What were all these organizations and donors promoting, other than the election of Republican candidates to office? Free-market orthodoxy, to start with. “Market principles have changed my life,” Charles Koch declared in the 1990s, 'and guide everything I do.' That seems as true in 2016 as it was when he said it. Closely related to free-market faith is the hatred of regulation, federal, state or local. 'We should not cave in the moment a regulator sets foot on our doorstep,' Charles once wrote. 'Do not cooperate voluntarily; instead, resist wherever and to whatever extent you legally can.'
This ideology helps to explain one of the most important Koch crusades of recent years: the fight to prevent action against climate change. The Koch-sponsored advocacy group Americans for Prosperity has been at the forefront of climate-change opposition over the past decade. When the Republicans took over the House of Representatives in 2011, Americans for Prosperity lobbied lawmakers to support a 'no climate tax' pledge, and by the time Congress convened that year, 156 House and Senate members had signed on.
As ferocious as they have been in defense of free-market ideas, the Koch brothers are also acting out of tangible self-interest, Mayer argues. The Kochs made their money in the carbon business; they have diversified far beyond it over the years, but a stiff tax on carbon could have a significant impact on their bottom line. Mayer reports that an E.P.A. database identified Koch Industries in 2012 as the single biggest producer of toxic waste in the United States. The company has been in and out of federal court over the years as defendants in cases alleging careless and sometimes lethal flouting of clean-air and clear-water requirements. Several have paid tens of millions in fines to settle these cases. It is plausible that the Kochs and some members of their network are participating in politics largely to keep their fortunes intact. 'They said they were driven by principle,' Mayer writes of the Koch-led network, 'but their positions dovetailed seamlessly with their personal financial interests.'
She makes a formidable argument, though it is a circumstantial one. As is always true with political money, there is no easy way to delineate where ideology ends and where self-interest and corruption begin. The founding fathers were accused by some historians of writing the Constitution to protect their landed wealth. Subsequent research largely disproved that allegation. Mark Hanna's close-knit network of manufacturers and railroad tycoons invested huge sums at the start of the 20th century to procure high tariffs and business-friendly Republican governments; they largely got what they paid for. When he was House speaker in the 1950s, Sam Rayburn - according to Tip O'Neill - kept large bundles of oil company cash in his office desk and doled it out to secure the loyalty of favored Democrats. Loose and unregulated campaign cash from wealthy donors was the dark money that made Watergate possible.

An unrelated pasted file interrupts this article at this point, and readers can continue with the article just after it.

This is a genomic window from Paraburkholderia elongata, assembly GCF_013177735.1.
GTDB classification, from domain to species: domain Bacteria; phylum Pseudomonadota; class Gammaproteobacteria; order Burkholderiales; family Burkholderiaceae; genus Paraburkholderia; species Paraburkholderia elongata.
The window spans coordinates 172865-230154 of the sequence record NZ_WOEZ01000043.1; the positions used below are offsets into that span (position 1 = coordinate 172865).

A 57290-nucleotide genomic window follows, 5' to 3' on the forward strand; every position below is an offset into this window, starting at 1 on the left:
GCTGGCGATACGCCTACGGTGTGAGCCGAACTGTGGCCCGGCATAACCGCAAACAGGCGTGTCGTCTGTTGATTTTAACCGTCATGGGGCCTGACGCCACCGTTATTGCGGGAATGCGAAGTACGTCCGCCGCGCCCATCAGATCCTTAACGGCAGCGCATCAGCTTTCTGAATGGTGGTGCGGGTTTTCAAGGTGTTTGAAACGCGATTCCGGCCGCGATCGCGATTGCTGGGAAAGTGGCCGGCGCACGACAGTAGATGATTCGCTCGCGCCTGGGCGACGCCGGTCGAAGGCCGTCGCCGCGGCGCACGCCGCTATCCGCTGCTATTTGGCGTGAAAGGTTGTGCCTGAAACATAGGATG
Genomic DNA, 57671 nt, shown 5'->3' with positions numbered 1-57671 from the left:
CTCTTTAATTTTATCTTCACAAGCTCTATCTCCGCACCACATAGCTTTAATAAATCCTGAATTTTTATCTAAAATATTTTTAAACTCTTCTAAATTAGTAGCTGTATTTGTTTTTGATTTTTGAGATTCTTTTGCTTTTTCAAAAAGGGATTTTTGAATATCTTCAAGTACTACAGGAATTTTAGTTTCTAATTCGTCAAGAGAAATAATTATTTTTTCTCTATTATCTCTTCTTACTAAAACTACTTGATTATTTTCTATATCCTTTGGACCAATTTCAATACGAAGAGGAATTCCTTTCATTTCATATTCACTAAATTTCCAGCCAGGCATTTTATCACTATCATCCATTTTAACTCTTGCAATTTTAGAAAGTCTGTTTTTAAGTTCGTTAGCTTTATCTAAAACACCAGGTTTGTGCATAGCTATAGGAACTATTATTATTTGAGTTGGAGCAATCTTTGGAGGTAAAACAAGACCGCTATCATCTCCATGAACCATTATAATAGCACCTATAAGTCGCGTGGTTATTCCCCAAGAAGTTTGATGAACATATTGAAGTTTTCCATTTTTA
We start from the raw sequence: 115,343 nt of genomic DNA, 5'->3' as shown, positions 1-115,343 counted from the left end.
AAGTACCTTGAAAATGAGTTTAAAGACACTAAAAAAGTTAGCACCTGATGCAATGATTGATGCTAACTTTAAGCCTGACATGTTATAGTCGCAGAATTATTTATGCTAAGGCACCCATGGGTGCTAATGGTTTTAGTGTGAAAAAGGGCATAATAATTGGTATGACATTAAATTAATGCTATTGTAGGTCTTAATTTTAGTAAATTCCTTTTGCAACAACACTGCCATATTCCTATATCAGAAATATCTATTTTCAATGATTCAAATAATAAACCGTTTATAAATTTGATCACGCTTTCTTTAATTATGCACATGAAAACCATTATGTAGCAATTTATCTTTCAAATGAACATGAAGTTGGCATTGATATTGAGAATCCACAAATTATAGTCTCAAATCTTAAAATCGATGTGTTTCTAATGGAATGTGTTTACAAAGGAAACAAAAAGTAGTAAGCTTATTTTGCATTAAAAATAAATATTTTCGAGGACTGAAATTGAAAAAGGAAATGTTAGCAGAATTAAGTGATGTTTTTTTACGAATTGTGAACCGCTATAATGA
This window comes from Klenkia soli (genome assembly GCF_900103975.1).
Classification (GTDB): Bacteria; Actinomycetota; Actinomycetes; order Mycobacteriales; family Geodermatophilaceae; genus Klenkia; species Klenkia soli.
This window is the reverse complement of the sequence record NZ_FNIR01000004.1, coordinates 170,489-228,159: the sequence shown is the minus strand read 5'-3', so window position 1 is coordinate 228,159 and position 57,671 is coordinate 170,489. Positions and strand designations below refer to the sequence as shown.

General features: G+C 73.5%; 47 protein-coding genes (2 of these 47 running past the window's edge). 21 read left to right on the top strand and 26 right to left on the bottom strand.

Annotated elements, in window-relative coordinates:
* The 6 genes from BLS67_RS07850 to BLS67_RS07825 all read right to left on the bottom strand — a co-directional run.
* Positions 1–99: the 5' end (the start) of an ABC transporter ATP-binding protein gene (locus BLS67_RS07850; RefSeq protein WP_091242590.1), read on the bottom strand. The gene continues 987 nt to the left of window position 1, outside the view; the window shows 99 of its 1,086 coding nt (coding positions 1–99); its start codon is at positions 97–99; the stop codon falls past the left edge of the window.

One is tempted to say that since plutocrats have been pulling political levers since the start of the American Republic, the current concentration of ideology, money and power is not a uniquely dangerous development. But that may be to dismiss Mayer's warnings too quickly. Hanna bought the votes of politicians, but he didn't have a collection of think tanks, a nationwide network of pressure groups or a collection of subsidized university programs to propagandize on his behalf. The business lobbies of the postwar years knew what they wanted and generally got it, but theirs was a limited agenda that stuck to a relatively narrow set of demands. And for parts of the past century, wealthy players were restrained, however imperfectly, by campaign finance laws aimed at keeping the process open and aboveboard. Sinister as much of the system was, one could entertain the idea that a new regulatory regime might someday bring it under greater public scrutiny and control. In the aftermath of the Citizens United decision, that no longer seems a realistic prospect. This alone may make the indignities that Mayer writes about a departure from the ones that have gone before.
How the Kochtopus Went After a Reporter
Lots of American industrialists have skeletons in the family closet. Charles and David Koch, however, are in a league of their own.
The father of these famous rightwing billionaires was Fred Koch, who started his fortune with $500,000 received from Stalin for his assistance constructing 15 oil refineries in the Soviet Union in the 1930s. A couple of years later, his company, Winkler-Koch, helped the Nazis complete their third-largest oil refinery. The facility produced hundreds of thousands of gallons of high-octane fuel for the Luftwaffe, until it was destroyed by Allied bombs in 1944.
In 1938, the patriarch wrote that 'the only sound countries in the world are Germany, Italy and Japan'. To make sure his children got the right ideas, he hired a German nanny. The nanny was such a fervent Nazi that when France fell in 1940, she resigned and returned to Germany. After that, Fred became the main disciplinarian, whipping his children with belts and tree branches.
These are just a handful of the many bombshells exploded in the pages of Dark Money, Jane Mayer's indispensable new history of the billionaires behind the rise of the radical right in the US.
A veteran investigative reporter and a staff writer for the New Yorker, Mayer has combined her own research with the work of scores of other investigators, to describe how the Kochs and fellow billionaires like Richard Scaife have spent hundreds of millions to 'move their political ideas from the fringe to the center of American political life'.
Twenty years after collaborating with the Nazis, Fred Koch had lost none of his taste for extremism. In 1958, he was one of the 11 original members of the John Birch Society, an organization which accused scores of prominent Americans, including President Dwight Eisenhower, of communist sympathies.
In 1960, Koch wrote: 'The colored man looms large in the Communist plan to take over America.' He strongly supported the movement to impeach chief justice Earl Warren, after the supreme court voted to desegregate public schools in Brown v Board of Education. His sons became Birchers too, although Charles was more enamored of 'antigovernment economic writers' than communist conspiracies.